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Business News/ Economy / Dept  of  expenditure favours ending free foodgrain scheme
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Dept  of  expenditure favours ending free foodgrain scheme

The government has already allocated ₹1.2 trillion more than it budgeted for food subsidies because of the extension of the PMGKAY scheme

The free food programme rolled out in 2020 has been extended several times, with the latest announced in September. (Mint)Premium
The free food programme rolled out in 2020 has been extended several times, with the latest announced in September. (Mint)

The department of expenditure will likely recommend halting the pandemic-era free foodgrain programme to support the poor to ease the strain on government finances and stick to the current year’s fiscal deficit of 6.4% of GDP.

The government has already allocated 1.2 trillion more than it budgeted for food subsidies because of the extension of the Pradhan Mantri Garib Kalyan Anna Yojana (PMGKAY). The scheme provides 5kg of free foodgrain to 800 million households to cushion the poor from the pandemic’s blow.

The free food programme rolled out in 2020 has been extended several times, with the latest announced in September, when the government extended the scheme by three months to 31 December. The extension will cost the exchequer an additional 44,762 crore, taking the total food subsidy bill this year to 3.31 trillion compared with the 2.07 trillion budgeted for the year.

“There is a strong case not to extend the free foodgrain scheme further, given the fiscal position. A final call, however, is yet to be taken," said a government official.

He added that the rising spending on fertilizer subsidies and food would mean that the Centre would have to curtail spending under the revenue expenditure head.

The additional free grains are over and above the quota provided under the National Food Security Act (NFSA), which provides 25kg of foodgrain at a subsidized rate of just 2 per kg.

“No doubt, extending the free food grain scheme to beneficiaries will impact fiscal arithmetic. Both real growth and inflation are expected to decline in the second half, and revenue growth in the second half is unlikely to match the first half’s. Despite strong revenue growth so far in this fiscal, higher than budgeted expenditure on account of fertilizer subsidy is also putting pressure on FY23 fiscal arithmetic," said Devendra Kumar Pant, chief economist of India Ratings and Research.

The record depreciation of the rupee against the dollar is likely to result in the ballooning of the fertilizer subsidy bill for the current fiscal.

While the budget had allocated 1.05 trillion towards fertilizer subsidy, finance minister Nirmala Sitharaman had in May announced providing an additional fertilizer subsidy of 1.1 trillion to further cushion farmers from the price rise.

The government is expecting the fertilizer bill to rise to over 2.2 trillion for this fiscal. Queries emailed to the spokesperson for the finance ministry on Friday morning remained unanswered till press time. 

“If the free foodgrain scheme is not extended further, we expect the fiscal deficit to be restricted to 6.4% of GDP, given our estimates of nominal GDP for FY23, which exceed the conservative forecast that had been included in the budget," said Aditi Nayar, chief economist, ICRA Ltd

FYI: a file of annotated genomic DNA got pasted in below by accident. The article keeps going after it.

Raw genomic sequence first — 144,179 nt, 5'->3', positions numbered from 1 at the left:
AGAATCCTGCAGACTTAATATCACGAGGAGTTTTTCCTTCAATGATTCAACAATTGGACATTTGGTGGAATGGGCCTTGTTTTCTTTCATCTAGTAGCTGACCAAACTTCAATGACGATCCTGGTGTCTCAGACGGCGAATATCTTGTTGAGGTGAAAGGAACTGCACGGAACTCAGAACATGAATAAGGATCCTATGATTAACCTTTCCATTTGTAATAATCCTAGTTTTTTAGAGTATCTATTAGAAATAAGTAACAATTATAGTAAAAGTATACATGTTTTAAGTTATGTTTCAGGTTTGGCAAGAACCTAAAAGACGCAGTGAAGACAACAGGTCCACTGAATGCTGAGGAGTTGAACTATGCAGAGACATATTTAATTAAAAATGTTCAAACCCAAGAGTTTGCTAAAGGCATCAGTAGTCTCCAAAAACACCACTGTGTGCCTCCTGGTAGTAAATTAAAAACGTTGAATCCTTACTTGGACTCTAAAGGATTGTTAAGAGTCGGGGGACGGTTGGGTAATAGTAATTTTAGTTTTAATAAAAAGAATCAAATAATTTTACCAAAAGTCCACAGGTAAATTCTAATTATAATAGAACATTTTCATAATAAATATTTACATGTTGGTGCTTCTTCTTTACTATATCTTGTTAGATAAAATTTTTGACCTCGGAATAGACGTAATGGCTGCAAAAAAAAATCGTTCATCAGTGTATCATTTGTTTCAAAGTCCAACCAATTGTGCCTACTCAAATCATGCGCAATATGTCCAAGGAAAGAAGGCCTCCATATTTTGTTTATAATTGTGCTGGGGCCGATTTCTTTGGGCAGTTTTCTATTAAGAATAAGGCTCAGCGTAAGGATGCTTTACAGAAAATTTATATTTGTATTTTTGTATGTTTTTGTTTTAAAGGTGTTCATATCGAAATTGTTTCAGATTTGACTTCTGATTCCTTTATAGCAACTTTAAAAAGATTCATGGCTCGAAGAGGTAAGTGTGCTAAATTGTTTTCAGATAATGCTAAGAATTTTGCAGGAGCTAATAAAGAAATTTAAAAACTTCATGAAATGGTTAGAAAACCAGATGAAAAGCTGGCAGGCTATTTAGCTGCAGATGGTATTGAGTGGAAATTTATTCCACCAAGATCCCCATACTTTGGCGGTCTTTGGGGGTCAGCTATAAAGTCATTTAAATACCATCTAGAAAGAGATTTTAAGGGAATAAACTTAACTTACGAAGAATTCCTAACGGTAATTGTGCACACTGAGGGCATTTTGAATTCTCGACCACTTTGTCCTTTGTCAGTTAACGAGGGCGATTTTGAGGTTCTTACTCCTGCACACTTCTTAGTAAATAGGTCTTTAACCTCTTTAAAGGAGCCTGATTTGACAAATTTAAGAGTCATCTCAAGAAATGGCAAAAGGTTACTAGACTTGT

The Centre’s additional expenditure burden, led by the extension of the free foodgrain scheme, rupee depreciation, and decline in the excise duty revenue has strained finances for the current fiscal.

However, the government is relying on higher-than-expected nominal GDP growth at close to 14% compared to the 11.1% estimated in the budget to achieve the fiscal deficit ratio of 6.4% of GDP, even as there may be a slippage in the absolute fiscal deficit number of 16.6 trillion estimated for FY23.

The government contained the fiscal deficit for FY22 to 6.7% of gross domestic product, better than the 6.9% estimated in the budget, largely on the back of a higher-than-expected revenue mop-up and a higher-than-expected nominal GDP growth, which is the denominator.

The fiscal deficit arises when government spending exceeds its revenues. Madan Sabnavis, chief economist of Bank of Baroda, said that given the rather tenuous fiscal state, there is definitely a case for not extending the free food scheme as things are back to normal.

“The problem with most free schemes is that they become hard to withdraw once people are used to it. This will be a challenge going ahead. The same holds for the PM-Kisan Scheme," he said.

With the government having to do the heavy lifting on capex and an expected slowdown in revenue, especially GST and corporate tax, next year, it will be necessary to prioritize schemes that are socially relevant but economically unviable, given the commitment to the fiscal path, Sabnavis added.

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ABOUT THE AUTHOR
Dilasha Seth
" Dilasha Seth is a journalist reporting on macroeconomic policy for the last 11 years. She writes extensively on issues including international trade, macroeconomic data, fiscal policy, and taxation. At Mint, she reports on trade deals that India is signing besides key policy decisions of the Ministry of Finance. She closely tracked and covered the transition to the goods and services tax (GST) regime in 2017 and also writes on direct tax-related issues. In the past, she has worked with Business Standard and The Economic Times. She is based in Bangalore."
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Updated: 26 Nov 2022, 06:55 AM IST
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